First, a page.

Turkish decorative arts possess a rich heritage of nearly twelve centuries distinguished by the broad range of ornamentations employed in all its branches as well as their aesthetic values. A brief historical overview of traditional arts and crafts in Turkey takes us all the way back to Central Asia, Seljuks and Ottoman Empire.
In this blog post, we will briefly go over some of the key elements of the traditional arts and crafts in Turkey. There will be deeper reviews of each art form separately underneath this article for those who would like to have a deeper understanding of the meaning and motivation behind those forms.
The 13th and 14th centuries in Anatolia reflect a fascinating variant of widespread Islamic art with Nomadic elements and ornaments which developed and matured under the Seljuks as they expanded their state in Anatolia. Today apart from the specimens of Seljuk manuscripts the existing architectural monuments like mosques, educational and religious institutions called medresses mausoleums, caravansaries and bridges of Anatolia bare testimony to the flourishing arts of the Seljuk state which lasted until 1307 A.D.
Almost all the remaining Seljucian monuments have exquisite calligraphic scripts and ornaments of carved stones, stucco and tile decorations. The Ottoman Empire in the continuity of its long reign won fame with the brilliance of its cultural achievement. The patronage of the Ottoman Sultans is best reflected in the illustrated manuscripts specifically commissioned for the imperial libraries. The artists of the imperial studio located on the palace grounds called Nakışhane excel in the design of manuscripts with elaborate buildings dazzling miniature paintings including calligraphers, illuminators, painters and bookbinders.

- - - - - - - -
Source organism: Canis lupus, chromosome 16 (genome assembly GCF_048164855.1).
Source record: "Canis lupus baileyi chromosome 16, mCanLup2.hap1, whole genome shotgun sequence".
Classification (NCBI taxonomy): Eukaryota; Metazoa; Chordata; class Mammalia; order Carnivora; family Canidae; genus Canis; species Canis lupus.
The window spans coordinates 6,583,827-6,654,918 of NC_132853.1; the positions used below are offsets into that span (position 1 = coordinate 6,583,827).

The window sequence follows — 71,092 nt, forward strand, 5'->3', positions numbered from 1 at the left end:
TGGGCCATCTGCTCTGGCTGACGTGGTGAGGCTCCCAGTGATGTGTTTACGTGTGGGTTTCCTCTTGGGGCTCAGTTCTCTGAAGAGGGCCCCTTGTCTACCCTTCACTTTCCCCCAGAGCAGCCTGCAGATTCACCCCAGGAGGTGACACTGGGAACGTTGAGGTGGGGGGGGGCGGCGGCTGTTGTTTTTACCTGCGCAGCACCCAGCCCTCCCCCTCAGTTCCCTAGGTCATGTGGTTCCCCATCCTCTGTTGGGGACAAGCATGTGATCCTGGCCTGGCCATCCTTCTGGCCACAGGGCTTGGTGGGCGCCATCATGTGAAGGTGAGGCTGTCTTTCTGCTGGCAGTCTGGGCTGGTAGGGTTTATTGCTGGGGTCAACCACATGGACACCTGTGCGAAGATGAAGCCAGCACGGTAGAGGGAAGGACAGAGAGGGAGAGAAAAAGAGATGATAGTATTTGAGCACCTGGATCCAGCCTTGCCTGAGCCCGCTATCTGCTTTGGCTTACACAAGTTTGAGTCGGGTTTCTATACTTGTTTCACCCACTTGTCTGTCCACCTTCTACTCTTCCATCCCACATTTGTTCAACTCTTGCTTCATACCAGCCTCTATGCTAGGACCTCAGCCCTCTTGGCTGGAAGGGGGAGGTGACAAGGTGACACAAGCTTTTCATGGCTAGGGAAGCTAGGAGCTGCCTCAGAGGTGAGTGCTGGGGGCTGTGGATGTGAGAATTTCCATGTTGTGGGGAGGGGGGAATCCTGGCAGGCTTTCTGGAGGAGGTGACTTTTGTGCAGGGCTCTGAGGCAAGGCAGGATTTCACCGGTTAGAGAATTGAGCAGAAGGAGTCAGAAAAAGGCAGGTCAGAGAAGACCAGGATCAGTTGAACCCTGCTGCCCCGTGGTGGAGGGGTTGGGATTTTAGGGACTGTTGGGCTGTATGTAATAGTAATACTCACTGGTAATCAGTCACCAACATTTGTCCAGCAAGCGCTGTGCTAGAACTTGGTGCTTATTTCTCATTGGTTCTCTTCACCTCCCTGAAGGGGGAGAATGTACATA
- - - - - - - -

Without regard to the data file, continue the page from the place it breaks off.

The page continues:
These masters were responsible for the creation and the formulation of the designs used by other artists such as ceramics, frescos, woodworks, carved stone, metalwork, textiles and carpets. Ottoman calligraphers were famous for their inscriptions in architectural decoration as well as in manuscripts. Meanwhile, tile decoration became one of the basic elements of architecture brilliant period of Iznik tiles and ceramics covered the 15th and 16th century plus the first half of the 17th century. The exquisite designs employed in the ceramics and tiles are the best reflection of characteristics of art in those periods.
The teaching of the Koran is the very foundation of traditional arts and crafts in Turkey. Evidence can be found in the differences between Western and Ottoman arts especially before 1800. The main reason for the difference is the restrictions in the Koran on depicting the human form in its purity. That’s why traditional Turkish arts come in the form of lines and geometrical patterns. However, the inevitable influences from the Western world are also visible, especially in Turkish architecture.
To find out more go on the Ministry of Culture and Tourism in Turkey.